Our spring sale is on! Use promo code SPRING24 at checkout to save 50% on any order!

The Lion's Ear

Pope Leo X, the Renaissance Papacy, and Music

Subjects: History, European History, Medieval and Renaissance Studies, Music
Paperback : 9780472038930, 328 pages, 34 images (incld 8 pg 10 color illst’s) and 12 musical examples, 6 x 9, June 2022
Hardcover : 9780472117918, 328 pages, 34 images (incld 8 pg 10 color illst's) and 12 musical examples, 6 x 9, February 2012
See expanded detail +

The first book on Pope Leo X's musical patronage in Renaissance Italy

Table of contents

Partial Genealogy of the Medici Family
Introduction
part one
Public and Semipublic Contexts, Secular and Sacred Repertories
Music and the “Islamic Other”: Public Festivals and Triumphal Entries
The Liturgical Ceremonies of the Cappella Sistina
part two
Private Contexts, Secular Repertories
Renaissance Neoplatonism and Music: Ad Hoc Occasions and the Iconography of the Stanza della Segnatura
Quotidian Dining and Formal Banqueting
The Music for Ad Hoc Occasions, Quotidian Dining, and Formal Banqueting
Transvestism and the Carnivalesque at the Leonine Court: The Feasts of San Giovanni and Saints Cosmas and Damian
Music and Theater
Conclusion
Notes
Index

Look Inside

Description

For centuries, the Renaissance papacy has been celebrated for its generous patronage of the arts. Pope Leo X, son of the legendary Lorenzo "the Magnificent" de'Medici, is widely understood to be one of the greatest patrons of music in European history, and one of the emblematic figures of the Italian Renaissance.

The Lion's Ear is the first full-length scholarly treatment of the musical patronage of a Renaissance pope and provides an evocative picture of the musical life of the pre-Reformation papacy. The various uses of music in early modern Rome---music for public festivals, such as carnival; for the liturgical ceremonies of the Sistine Chapel; to accompany daily dining and festive banqueting; for the celebration of saints' feast days; and for theatrical performances---are vividly described and analyzed and give a detailed understanding of the place of music in the life of one of its most important early modern benefactors.

Anthony M. Cummings takes an interdisciplinary approach to his subject matter, bringing together the history of music, art, philosophy, and ecclesiastical history to locate the music in its broadest and deepest contexts. Through materials such as diplomatic correspondence, the book aims to reconstruct the atmosphere of the musical life in Leo X's court, presenting the subject matter in a way that will appeal to scholars and students of musicology and early modern history.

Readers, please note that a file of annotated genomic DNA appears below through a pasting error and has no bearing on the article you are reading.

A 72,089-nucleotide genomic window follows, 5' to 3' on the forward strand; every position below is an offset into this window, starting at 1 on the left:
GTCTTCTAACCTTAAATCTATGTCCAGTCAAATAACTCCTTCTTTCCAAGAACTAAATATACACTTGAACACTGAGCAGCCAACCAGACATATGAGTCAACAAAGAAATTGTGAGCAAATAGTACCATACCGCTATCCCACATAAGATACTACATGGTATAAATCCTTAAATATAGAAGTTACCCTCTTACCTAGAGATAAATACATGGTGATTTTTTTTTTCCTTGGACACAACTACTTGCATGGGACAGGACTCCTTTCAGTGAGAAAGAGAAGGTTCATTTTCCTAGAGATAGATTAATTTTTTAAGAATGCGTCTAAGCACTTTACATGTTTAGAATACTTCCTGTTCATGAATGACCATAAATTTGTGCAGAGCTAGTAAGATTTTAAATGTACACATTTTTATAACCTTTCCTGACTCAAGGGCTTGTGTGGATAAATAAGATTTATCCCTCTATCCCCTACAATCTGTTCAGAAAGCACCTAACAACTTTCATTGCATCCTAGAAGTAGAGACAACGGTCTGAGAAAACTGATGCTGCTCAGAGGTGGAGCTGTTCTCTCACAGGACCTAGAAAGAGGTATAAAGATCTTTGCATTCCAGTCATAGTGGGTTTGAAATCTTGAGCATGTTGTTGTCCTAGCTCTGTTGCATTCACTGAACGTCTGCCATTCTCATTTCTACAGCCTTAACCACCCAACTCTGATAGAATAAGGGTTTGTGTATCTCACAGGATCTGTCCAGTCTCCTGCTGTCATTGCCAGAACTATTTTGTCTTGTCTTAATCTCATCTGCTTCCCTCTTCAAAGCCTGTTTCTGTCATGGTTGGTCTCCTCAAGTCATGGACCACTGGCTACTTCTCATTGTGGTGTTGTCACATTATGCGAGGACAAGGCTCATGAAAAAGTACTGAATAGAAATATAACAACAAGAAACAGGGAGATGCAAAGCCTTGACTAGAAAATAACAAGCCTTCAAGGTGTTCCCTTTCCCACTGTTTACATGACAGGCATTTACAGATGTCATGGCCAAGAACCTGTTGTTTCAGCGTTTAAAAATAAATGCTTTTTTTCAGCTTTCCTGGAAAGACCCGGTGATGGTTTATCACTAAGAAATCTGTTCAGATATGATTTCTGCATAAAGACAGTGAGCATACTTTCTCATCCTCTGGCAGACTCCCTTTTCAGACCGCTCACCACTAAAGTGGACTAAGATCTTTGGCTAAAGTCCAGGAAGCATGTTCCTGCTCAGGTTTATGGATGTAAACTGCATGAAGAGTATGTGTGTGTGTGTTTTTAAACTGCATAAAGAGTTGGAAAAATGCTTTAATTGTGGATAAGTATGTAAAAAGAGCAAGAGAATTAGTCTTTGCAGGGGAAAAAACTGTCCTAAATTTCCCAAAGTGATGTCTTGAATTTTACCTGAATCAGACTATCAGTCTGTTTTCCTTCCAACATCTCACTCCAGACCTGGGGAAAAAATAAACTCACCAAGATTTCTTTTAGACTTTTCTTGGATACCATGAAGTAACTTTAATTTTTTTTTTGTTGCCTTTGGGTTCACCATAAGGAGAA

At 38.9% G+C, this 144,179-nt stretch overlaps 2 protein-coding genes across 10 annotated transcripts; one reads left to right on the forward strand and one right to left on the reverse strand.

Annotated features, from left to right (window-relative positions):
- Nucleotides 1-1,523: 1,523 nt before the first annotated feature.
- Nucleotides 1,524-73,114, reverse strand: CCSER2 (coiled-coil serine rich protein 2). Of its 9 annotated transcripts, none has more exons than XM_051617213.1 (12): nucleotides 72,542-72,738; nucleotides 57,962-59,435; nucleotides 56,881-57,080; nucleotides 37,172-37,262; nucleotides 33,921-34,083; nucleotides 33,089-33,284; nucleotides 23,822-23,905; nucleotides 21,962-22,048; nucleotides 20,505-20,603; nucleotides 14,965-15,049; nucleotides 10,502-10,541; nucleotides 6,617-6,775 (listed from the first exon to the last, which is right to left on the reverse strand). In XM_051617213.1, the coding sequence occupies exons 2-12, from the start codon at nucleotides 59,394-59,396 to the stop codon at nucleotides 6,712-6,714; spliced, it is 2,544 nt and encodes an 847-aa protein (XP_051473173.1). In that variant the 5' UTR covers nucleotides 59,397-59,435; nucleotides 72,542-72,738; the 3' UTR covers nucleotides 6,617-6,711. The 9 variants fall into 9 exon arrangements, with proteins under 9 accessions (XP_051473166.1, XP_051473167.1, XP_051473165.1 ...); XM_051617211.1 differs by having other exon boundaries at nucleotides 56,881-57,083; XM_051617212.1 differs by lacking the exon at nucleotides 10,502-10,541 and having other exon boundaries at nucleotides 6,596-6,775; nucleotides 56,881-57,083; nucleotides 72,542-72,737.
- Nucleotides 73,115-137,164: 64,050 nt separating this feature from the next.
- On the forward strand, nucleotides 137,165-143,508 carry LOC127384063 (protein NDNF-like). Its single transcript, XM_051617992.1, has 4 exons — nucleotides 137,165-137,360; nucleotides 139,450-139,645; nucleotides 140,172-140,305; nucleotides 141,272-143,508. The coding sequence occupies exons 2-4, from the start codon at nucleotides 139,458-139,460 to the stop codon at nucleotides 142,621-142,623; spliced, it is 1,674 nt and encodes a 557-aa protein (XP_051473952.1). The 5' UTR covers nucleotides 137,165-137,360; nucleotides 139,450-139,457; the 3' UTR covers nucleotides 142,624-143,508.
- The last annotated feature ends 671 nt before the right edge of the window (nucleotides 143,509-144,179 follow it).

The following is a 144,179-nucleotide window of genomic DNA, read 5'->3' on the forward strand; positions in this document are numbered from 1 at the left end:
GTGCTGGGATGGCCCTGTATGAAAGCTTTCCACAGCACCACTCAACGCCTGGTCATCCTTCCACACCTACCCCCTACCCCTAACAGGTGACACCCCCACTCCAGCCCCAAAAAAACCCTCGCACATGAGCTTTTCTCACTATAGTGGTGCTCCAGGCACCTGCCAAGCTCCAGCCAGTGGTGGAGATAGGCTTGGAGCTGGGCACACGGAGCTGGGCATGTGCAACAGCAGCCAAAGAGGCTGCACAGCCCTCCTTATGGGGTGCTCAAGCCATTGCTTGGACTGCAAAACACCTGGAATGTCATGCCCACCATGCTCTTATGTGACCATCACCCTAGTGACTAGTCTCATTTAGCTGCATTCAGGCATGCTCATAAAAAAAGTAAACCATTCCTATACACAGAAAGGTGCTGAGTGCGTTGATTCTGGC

Art historians, ecclesiastical historians, and specialists from many other disciplines have long produced scholarly findings useful for understanding the pre-Reformation papacy, its alliance with the Italian Renaissance, and the extraordinary artistic legacy of that alliance. Anthony M. Cummings complements that scholarship with his thorough and imaginative account of music's relationship with that vibrant and fascinating culture, the first by a specialist in the musical life of early modern Europe.

Anthony M. Cummings is Professor of Music, Lafayette College.

"Professor Cummings has produced a masterful synthesis of material from a variety of disciplines to give a striking portrait of music and music making in the Rome of Leo X, a portrait that goes far beyond other studies in its detail and careful consideration of the actual venues where the music making took place. Drawing on a vast trove of documentary materials and alive to the latest theories of historians and art historians, Cummings’s book draws us into the sound world of Rome in the 16th century allowing us to imagine the music that followed Leo X wherever he went, in public festivals, in the Sistine Chapel, in the dining and concert rooms of the Vatican palace and elsewhere, in theatrical performances. Written in an engaging style, the book speaks to specialists and nonspecialists and to anyone who is interested in the place of music in one of the most brilliant periods in the history of Western civilization."
—Richard Sherr, Smith College

"An excellent overall presentation of this historical figure and his effect on the arts during the transitional period of the early Reformation."
—B. L. Eden, Valparaiso University, Choice

- B. L. Eden